Conversations at the Wartime Cafe

I just returned from reading a short piece I wrote for inclusion in my fellow McSweeney’s alum Sean Labrador Y Manzano’s anthology, Conversations At the Wartime Cafe. A few of us east-coast scribblers included in the anthology got together and read at Bluestockings Books on the LES here in New York. Our pieces centered around our experiences as writers during the War on Terror. It’s not the kind of thing I like to glamorize often by talking or writing about. My life as an adult has centered around New York City, and I have been against the wars raging in the Middle East since day one. I saw the towers fall here and it shaped my life, and it still does. But it seems almost disrespectful to talk about it that way sometimes. Commodifying the experience of terror. Sentimentalizing something that is real. Making ceramic plates and conservative mantras on the pain and confusion of that day. Building wars of aggression on the backs of the suffering.

But writing the pieces for Sean’s anthology and tonight reading them in a room full of New Yorker’s on the almost-ten-year anniversary… I came to realize just how much the twin towers falling and the aftermath that continues to drag itself along on blood-stained feet has shaped me. The images of bodies falling from a hundred stories up when I’d just learned to call New York City home ten years ago–I hadn’t realized until now just how burned into my memory those silhouettes are. How much my reality as an adult has been the constant reference to that one moment.

I’ve felt for a long time that we were crybabies about the whole thing. Not that it wasn’t horrible; it was. Not that I don’t mourn those who died; I do. But the number of lives our country has taken away from the rest of the world in retribution, holding up that attack ten years ago as a shield against blame for the wrongs we have committed… it makes me sick to think of it. And so I often don’t. I avoid thinking about the profound influence that these things have had on me and my life. But right now, sitting here alone and running a fever and somewhat confused, it’s washing over me. This is my reality and has been since I was eighteen: that there is nothing just here. There is and never has been an easy black-and-white in war or in politics. There is always that grey cloud of asbestos and fear, even in the brilliant fall morning light, because simplicity was lost long ago, sometime before we knew how to write it down. I often feel that my generation is diffuse, dissolute, disillusioned. That we lost our sense of magic on that morning. But really, I don’t think we ever had it to begin with. Really, I think every generation must find this truth in one way or another. We simply have a moment in our collective memory to point to as the root of our childhoods falling away into ideologies clashing, stock markets flopping like dead fish, religions exploding. But what’s funny is that in the world we live in, where we are at once more connected than ever and yet further from one another, separated by each other by the screens of our gadgets while tethered to the realities of what our military is doing abroad displayed on those same screens… that we have chosen to largely avoid banding together under that moment. We are too cool, or something. We see the grey in it and we can’t figure out how to stand side by side, hand in hand, to find a common emotion here. We clutch our smart phones and can’t look each  other in the eye, having come of age in a time when there is no common ground that is sure footing. It’s all slippery, it’s all subjective, it’s all relative, and there is no real comfort there. But is adulthood a place where there can be comfort?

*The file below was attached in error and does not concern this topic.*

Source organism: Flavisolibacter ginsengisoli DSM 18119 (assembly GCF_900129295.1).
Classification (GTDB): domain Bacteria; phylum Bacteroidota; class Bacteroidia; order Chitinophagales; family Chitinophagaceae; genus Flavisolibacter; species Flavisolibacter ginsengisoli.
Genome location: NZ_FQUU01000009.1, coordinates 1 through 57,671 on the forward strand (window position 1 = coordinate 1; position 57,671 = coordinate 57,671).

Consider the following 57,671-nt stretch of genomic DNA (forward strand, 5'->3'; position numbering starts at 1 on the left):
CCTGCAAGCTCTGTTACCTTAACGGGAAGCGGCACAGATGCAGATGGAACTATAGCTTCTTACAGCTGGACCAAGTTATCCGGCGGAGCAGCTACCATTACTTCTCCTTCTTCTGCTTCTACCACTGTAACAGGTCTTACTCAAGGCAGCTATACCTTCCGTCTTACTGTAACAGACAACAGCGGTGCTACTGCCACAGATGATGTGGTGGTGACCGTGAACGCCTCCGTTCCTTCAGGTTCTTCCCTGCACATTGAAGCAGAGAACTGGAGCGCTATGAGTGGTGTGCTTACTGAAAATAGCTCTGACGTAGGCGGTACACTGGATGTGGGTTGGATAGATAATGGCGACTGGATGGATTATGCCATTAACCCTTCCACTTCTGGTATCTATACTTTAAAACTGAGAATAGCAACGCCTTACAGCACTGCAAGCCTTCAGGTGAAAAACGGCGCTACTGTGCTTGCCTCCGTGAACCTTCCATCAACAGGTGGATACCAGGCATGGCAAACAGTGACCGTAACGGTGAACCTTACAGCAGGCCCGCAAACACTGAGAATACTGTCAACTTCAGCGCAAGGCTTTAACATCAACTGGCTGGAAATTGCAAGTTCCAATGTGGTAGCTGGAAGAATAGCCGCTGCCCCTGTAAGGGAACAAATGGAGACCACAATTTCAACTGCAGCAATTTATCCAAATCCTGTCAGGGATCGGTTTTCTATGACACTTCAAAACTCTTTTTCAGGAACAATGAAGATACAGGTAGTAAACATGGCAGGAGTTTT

I’ll read again tomorrow afternoon, with Sean Labrador Y Manzano, Nick Johnson, Britt Melewski, Keely Hyslop, M.G. Martin, Annie Wilner, Molly Kat, Soumeya Bendimerad, and Tess Patalano. Unnameable Books, 600 Vanderbilt Avenue, Brooklyn. Would love to see some friendly faces.

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